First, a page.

Household Words 3


The fact is, I only met Ellen’s parents a handful of times before I went off to San Diego. When people die, it’s natural to magnify their significance retroactively.  I tried.  I didn’t have a lot to go on.  I observed nothing compelling about Ben and Amanda Walden.  Maybe her mother’s eyes were too close together.  Maybe her father took too long coming downstairs, to meet me.

I saw them from a distance, working on the lawn or walking past the living room window, when I came to pick up their daughter, and we ate one meal together.  Ellen’s mother made a casserole.  It was the first day cold enough to turn on an oven.

As I walked up the lawn, fingering the zipper pull on my jacket, I went over the topics I’d loaded for conversation.  The mums along the foundation were drying up, going maize-colored.  On the porch, the dirt in an empty flower pot was pale and cracked.  How is her mother’s broken toe?  How about those Yankees?  I just got some photos developed of our trip to the orchard, and Ellen running away from me, into the corn maze.  I wait at the door.  Then there she is. I like her. Her arm is warm, her hand is warm. She kissed my mouth quickly, which surprised me.  We were still organizing the kissing then.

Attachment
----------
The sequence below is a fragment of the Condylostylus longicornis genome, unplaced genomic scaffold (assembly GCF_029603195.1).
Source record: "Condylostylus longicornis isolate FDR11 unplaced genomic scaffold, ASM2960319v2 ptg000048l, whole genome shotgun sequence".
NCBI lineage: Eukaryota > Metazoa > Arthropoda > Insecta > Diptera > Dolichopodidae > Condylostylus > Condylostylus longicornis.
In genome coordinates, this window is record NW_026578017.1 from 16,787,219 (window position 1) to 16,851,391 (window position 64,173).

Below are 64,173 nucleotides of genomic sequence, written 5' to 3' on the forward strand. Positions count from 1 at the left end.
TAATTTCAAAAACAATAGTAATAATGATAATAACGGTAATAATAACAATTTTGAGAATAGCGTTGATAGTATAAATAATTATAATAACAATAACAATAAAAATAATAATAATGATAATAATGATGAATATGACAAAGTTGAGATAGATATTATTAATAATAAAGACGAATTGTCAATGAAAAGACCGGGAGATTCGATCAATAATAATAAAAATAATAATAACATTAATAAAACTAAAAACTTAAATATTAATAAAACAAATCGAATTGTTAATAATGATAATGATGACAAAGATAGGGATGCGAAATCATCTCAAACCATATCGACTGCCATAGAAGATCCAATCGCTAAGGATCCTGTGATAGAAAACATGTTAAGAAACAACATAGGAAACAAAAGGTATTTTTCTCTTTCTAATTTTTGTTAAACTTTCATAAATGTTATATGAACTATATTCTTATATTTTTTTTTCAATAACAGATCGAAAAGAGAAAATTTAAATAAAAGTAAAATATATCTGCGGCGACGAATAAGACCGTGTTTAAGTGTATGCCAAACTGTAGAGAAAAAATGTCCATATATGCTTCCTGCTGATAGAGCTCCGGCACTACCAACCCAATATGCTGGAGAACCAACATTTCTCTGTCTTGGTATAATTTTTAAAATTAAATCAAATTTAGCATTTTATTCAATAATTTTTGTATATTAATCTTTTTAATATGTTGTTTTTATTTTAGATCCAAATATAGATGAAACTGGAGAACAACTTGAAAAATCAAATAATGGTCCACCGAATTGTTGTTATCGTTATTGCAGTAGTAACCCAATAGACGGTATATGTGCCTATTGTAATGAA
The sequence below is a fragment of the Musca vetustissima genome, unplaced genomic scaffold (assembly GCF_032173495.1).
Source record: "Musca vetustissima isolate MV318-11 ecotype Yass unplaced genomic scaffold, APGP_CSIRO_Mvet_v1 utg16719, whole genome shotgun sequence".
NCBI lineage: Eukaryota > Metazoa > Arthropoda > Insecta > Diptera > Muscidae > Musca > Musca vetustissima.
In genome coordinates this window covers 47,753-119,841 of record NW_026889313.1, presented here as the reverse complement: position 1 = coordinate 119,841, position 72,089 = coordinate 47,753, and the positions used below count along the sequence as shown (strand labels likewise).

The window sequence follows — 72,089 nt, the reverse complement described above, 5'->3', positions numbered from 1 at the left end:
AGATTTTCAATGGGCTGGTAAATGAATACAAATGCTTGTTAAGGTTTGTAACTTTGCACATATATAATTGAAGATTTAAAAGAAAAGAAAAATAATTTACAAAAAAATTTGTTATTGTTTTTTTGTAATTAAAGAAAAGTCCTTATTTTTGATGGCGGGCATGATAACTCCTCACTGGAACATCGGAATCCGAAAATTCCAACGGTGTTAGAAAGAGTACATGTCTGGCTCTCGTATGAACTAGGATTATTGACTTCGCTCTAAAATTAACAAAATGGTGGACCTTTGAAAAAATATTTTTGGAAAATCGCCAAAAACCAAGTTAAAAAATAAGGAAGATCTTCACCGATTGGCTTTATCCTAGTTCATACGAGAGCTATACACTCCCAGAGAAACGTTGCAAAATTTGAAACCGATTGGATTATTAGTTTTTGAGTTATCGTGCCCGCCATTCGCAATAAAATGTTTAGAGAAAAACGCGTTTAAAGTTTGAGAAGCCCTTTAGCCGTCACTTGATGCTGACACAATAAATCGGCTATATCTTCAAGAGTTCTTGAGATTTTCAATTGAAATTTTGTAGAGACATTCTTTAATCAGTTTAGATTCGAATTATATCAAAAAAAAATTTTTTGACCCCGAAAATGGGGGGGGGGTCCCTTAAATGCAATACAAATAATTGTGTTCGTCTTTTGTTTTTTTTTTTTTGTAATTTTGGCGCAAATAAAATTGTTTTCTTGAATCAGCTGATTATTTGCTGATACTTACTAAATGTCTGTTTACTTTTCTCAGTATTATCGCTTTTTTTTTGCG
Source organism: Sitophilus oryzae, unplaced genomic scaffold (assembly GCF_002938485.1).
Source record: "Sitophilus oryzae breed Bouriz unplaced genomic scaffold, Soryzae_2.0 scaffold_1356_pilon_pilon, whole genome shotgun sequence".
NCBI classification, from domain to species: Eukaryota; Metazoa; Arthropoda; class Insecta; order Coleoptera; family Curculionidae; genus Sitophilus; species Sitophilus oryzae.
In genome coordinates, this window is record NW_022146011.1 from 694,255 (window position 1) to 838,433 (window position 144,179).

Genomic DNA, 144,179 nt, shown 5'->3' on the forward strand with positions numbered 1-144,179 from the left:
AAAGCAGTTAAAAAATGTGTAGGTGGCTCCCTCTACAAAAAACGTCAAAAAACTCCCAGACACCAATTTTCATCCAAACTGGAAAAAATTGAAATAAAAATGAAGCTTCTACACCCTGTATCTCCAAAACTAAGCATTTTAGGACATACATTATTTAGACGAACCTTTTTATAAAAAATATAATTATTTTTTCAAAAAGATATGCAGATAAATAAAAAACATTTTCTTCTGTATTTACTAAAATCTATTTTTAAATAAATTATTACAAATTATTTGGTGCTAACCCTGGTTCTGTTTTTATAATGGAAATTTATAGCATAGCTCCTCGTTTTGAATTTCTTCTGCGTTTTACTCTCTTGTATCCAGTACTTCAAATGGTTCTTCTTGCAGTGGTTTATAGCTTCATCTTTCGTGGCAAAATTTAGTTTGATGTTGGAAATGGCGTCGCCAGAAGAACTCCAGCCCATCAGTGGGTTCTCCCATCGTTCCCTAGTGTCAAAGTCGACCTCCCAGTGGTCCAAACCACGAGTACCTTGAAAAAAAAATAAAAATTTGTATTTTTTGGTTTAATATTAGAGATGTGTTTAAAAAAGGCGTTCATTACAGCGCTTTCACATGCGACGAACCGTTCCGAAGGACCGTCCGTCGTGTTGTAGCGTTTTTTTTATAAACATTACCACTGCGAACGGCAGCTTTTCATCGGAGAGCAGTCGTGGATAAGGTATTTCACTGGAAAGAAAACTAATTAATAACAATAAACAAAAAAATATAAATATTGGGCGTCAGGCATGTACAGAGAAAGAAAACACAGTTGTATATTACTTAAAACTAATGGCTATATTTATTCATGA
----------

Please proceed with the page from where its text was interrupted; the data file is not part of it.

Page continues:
At that time, Ellen was temping.  She had spent a year studying art history, and hadn’t liked it.  So she worked these temp jobs.  She worked at a lighting store for a while.  She sat under a flock of displayed chandeliers and shaded lights, frosted glass, clean gold and silver. I picked her up from this job so that we could go to lunch—our fourth or fifth date.  The place was far outside town, but I had the day off work.  I made the drive.

On the outside the building looked more like an airline hanger than a store, with corrugated mud-covered walls and a flat roof. Inside, the spray of light on Ellen’s walnut desk and chocolate hair had DaVinci and ruby gloss.

Ellen wasn’t in a particularly spiritual mood, though.  The 10-line telephone system was confounding her.  It was only her second day. As we ate, she complained and apologized for complaining.  I ate a roast beef sandwich, and a pickle on the side.  We sat in a blue plastic booth.  She ate salt and vinegar potato chips.  I noticed when she crossed and uncrossed her legs.  She laughed whenever I joked.  She told me about where she went to summer camp, and set pink sweetener packets around the mustard bottle to show where the cabins were.

When I dropped her off, she teased me about the pile of pennies and nickels in the ashtray. “Saving for a rainy day?” she said

“Someday I’ll take you to Paris,” I said.

“I’ll let you know when I’m free,” she laughed.

I watched her go in and turned up the radio before I drove away.

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